Bill de Blasio has been our Mayor for almost a year, and if you are a typical (meaning "progressive" and ridiculously naïve) New Yorker you very likely think that he must have started to make some progress against the scourges that he talks about so endlessly like poverty, income inequality, homelessness, and so forth. Without doubt, the tide of stories in the mainstream press complaining about inadequacy of City efforts on these issues has greatly ebbed. Surely, that must be an indication that something is working.
Of course, the truth is exactly the opposite. What's actually going on is that de Blasio is making income inequality, homelessness, etc. worse by his progressive policies, but the advocacy organizations and the complicit press are refraining from criticizing him precisely because more income inequality and more homelessness are the best things that could happen for their business.
The Wall Street Journal (and thank God we have them) puts a fairly deep scratch in the surface of this issue with an article in yesterday's Greater New York section by Mara Gay titled "Antipoverty Groups Give Mayor Wide Berth." Gay reports on various groups that spent the previous 12 years going after Mayor Bloomberg but now can't be heard to say a critical word about de Blasio. Groups that Gay identifies as having suddenly gone silent on de Blasio range from the New York City Mission Society, to The Black Institute, to The Children's Aid Society, to the Coalition for the Homeless, to the New York City Coalition Against Hunger, and several more. For example, here is Joel Berg of the Coalition Against Hunger:
Mr. Berg said it “makes no sense” to criticize the mayor over a single issue when he had “done more for our issues in the last year than his two predecessors did in the previous two decades.”
Or Mary Brosnahan of the Coalition for the Homeless, questioned as to why her group has not criticized the City over the case of a 3-year-old kid who was beaten to death in a homeless shelter:
Ms. Brosnahan, of the Coalition for the Homeless, said in a phone interview that her group’s response to inquiries about Jeida’s death was “more a matter of logistics,” which were challenging because she was receiving conflicting reports about the incident.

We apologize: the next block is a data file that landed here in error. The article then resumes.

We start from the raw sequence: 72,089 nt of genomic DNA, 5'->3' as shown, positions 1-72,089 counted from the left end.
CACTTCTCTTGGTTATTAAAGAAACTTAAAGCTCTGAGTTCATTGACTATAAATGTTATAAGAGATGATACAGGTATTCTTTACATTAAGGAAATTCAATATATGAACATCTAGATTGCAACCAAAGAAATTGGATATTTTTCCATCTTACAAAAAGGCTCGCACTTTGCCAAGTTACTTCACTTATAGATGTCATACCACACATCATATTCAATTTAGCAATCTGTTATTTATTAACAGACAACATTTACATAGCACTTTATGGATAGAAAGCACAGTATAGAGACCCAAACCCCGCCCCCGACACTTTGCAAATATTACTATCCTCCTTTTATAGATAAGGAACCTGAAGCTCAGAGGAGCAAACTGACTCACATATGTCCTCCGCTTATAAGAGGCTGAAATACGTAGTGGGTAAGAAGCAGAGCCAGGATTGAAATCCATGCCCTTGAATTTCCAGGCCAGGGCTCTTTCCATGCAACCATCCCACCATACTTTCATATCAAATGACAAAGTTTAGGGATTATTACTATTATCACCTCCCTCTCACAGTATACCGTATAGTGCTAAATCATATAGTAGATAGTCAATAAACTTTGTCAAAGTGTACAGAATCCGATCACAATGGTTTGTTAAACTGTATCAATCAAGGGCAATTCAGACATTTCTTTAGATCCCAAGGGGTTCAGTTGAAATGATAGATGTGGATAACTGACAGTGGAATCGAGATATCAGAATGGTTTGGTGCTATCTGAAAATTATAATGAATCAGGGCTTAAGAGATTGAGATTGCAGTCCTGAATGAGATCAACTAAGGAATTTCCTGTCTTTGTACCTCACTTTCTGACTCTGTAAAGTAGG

So if de Blasio is "doing more for these issues" than his predecessors have done in decades, what is the measurable progress? As to poverty and income inequality, those numbers come from the Census Bureau with big lags, so we don't yet have them for the de Blasio era. But not so for homelessness, where New York City puts out up-to-the-minute numbers regularly. From another article in the Wall Street Journal Greater New York section, this one by Laura Kusisto today:
The city put the number of people sleeping in its homeless shelters at 58,562 as of Nov. 20, including more than 25,000 children. A year ago, the population was 51,110.
Yes, that would be a 14.5% increase in the homeless shelter population in the less-than-one-year of de Blasio's tenure. Some would call that an "explosion." What's going on?
It's not too hard to figure it out. Here's the back story. New York's subsidized NYCHA public housing, approximately 170,000 units, has a waiting list of over 200,000 families. But since nobody ever leaves, only about 5000 families get in off the waiting list each year. Some people (e.g., victims of domestic violence) get priorities on the waiting list, and given the length of the list, if you don't have one of these priorities you are never going to get in. Back in the early part of the Bloomberg administration, the City gave priority on the waiting list to families that had been determined to be "homeless." That created a scramble among thinking low-income people to get themselves into homeless shelters in order to claim the priority. In 2005 the Bloomberg administration figured out what was going on and ended the priority for those in homeless shelters. From the WSJ November 24: